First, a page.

The losses seem to have been driven by the particularly bad performance of Brazilian equities. Within the sector, ETFs tracking the regional MSCI Latin America index performed slightly better than average. For example, the Lyxor MSCI EM Latin America ETF USD (LSE:LTMU) lost just over 24%.

In contrast, those tracking the MSCI Brazil index lost more than the average. For instance, the HSBC MSCI Brazil ETF GBP (LSE:HBRL) is down by around 29%. Brazilian equities dominate the region, with Brazil ETFs being the only country-specific ones found in the Latin America Equity sector. Brazilian stocks account for more than 60% of the MSCI Latin America index.

Unsurprisingly, Energy Sector Equity ETFs saw some of the worst losses, with the sector average down by 21.1%. Those losses were mostly the result of ETFs with exposure to oil and gas stocks – the demand for which plummeted this year in the face of lockdowns and economic contraction.

For instance, the SPDR MSCI World Energy ETF (LSE:WNRG) lost around 40%. However, the few ETFs in the index focused on renewables experienced impressive gains. The iShares Global Clean Energy ETF (LSE:INRG), for example, has returned around 100%.

The poor performance of oil and gas this year was also reflected in the poor performance of the European emerging market sector, which lost an average 21.1%. The sector is dominated by Russia-focused ETFs, which in turn are dominated by big Russian oil and gas producers.

Another poor-performing sector was the so-called Trading Tools, with a collective loss of 16.6%. This sector is composed of leveraged and inverse ETFs. Leveraged ETFs provide the daily return of the underlying index multiplied by a certain amount on a daily basis. As a result, such ETFs can incur huge losses when markets are volatile.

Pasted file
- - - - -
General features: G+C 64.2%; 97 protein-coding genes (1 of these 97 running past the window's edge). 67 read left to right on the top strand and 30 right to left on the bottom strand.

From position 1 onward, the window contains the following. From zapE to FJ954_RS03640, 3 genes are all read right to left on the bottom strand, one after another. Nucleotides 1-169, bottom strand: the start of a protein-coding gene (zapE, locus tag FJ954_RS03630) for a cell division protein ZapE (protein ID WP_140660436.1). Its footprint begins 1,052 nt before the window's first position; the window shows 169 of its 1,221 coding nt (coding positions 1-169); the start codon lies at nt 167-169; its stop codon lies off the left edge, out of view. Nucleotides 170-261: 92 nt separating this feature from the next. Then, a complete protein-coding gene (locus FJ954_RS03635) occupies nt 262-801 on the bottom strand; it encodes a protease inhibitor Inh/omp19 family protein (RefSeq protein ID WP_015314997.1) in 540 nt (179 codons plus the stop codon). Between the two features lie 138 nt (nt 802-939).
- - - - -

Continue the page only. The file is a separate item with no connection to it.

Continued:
Elsewhere, UK Large Cap Equity experienced generally poor performance, with an average loss of more than 14%. This sector is mostly made up of ETFs tracking either the FTSE 100, FTSE All-Share or the MSCI United Kingdom index. Both the HSBC FTSE 100 ETF (LSE:HUKX) and iShares Core FTSE 100 ETF GBP (LSE:ISF) returned roughly in line with the average.

The worst performance in this sector came from ETFs focused on producing income. For example, the WisdomTree UK Equity Income ETF (LSE:WUKD) and iShares UK Dividend ETF GBP Dist (LSE:IUKD) both lost more than 20%. 

It was also a poor year for UK Equity Mid Small Cap, which lost an average of 10.4%. This sector is mostly composed of ETFs tracking the FTSE 250 index.

Finally, Financials Sector Equity ETFs generally performed poorly. Banks are, on the whole, cyclical stocks, doing better or worse depending on the economic outlook. Banks have also suffered as a result of central banks taking interest rates even lower this year.

10 worst-performing ETFs sectors

ETF Sector  Year-to-date returns 
Latin America Equity -26.6%
Energy Sector Equity -21.1%
Europe Emerging Markets Equity -21.1%
Trading Tools -16.6%
Thailand Equity -15.5%
UK Equity Large Cap -14.3%
Africa equity -10.7%
UK Equity Mid Small Cap -10.4%
Financials Sector Equity -9.1%
Real Estate Sector Equity -9.8%

Source: Morningstar. Year-to-date returns of passive funds in Morningstar sectors, as at November 30. 

These articles are provided for information purposes only. Occasionally, an opinion about whether to buy or sell a specific investment may be provided by third parties. The content is not intended to be a personal recommendation to buy or sell any financial instrument or product, or to adopt any investment strategy as it is not provided based on an assessment of your investing knowledge and experience, your financial situation or your investment objectives. The value of your investments, and the income derived from them, may go down as well as up. You may not get back all the money that you invest. The investments referred to in this article may not be suitable for all investors, and if in doubt, an investor should seek advice from a qualified investment adviser.

Full performance can be found on the company or index summary page on the interactive investor website. Simply click on the company's or index name highlighted in the article.